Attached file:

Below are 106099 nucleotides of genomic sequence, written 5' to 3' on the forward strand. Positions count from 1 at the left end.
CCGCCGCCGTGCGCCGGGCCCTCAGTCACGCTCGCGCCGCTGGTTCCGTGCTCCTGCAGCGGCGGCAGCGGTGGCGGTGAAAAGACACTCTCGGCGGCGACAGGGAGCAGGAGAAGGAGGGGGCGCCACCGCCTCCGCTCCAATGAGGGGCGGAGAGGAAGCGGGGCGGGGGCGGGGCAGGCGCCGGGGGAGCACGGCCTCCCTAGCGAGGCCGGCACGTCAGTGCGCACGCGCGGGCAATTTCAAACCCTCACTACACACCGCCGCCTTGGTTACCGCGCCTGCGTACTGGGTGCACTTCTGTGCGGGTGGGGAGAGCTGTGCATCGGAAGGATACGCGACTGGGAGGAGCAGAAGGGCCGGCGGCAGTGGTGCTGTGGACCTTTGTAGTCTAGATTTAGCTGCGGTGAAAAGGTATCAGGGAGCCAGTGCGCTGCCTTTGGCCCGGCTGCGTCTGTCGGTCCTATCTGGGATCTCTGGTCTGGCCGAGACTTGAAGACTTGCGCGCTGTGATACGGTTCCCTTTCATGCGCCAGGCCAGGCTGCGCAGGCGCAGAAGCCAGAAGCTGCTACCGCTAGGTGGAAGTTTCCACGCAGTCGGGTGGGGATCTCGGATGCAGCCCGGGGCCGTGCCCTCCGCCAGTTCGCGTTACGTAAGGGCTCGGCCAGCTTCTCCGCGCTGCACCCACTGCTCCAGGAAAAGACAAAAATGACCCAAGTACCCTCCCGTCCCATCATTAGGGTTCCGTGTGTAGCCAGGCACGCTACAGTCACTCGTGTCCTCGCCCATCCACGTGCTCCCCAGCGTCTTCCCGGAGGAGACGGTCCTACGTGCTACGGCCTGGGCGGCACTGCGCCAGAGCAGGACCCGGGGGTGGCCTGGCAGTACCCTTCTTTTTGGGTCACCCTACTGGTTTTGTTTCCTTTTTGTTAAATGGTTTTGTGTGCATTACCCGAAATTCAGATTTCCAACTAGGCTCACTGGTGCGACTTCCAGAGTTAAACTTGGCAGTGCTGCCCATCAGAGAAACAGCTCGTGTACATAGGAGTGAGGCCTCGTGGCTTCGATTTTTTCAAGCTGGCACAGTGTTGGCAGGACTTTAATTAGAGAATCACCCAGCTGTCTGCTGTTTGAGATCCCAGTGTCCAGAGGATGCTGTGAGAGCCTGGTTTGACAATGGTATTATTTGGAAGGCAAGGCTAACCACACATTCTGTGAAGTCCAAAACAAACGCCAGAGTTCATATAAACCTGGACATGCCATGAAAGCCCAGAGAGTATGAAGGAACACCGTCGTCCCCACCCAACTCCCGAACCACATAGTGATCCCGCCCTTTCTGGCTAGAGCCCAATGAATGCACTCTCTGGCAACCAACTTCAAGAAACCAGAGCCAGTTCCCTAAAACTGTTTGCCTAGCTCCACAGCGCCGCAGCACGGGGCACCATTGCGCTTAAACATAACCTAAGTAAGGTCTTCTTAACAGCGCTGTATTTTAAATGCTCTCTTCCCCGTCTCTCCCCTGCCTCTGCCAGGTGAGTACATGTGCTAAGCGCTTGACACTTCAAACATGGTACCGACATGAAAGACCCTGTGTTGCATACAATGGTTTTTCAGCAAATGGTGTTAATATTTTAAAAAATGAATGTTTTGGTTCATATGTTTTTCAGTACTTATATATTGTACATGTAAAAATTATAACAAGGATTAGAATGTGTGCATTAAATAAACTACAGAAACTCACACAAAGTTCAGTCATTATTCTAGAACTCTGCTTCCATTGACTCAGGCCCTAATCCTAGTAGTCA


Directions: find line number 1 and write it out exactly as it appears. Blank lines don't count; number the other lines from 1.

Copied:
Below are 106099 nucleotides of genomic sequence, written 5' to 3' on the forward strand. Positions count from 1 at the left end.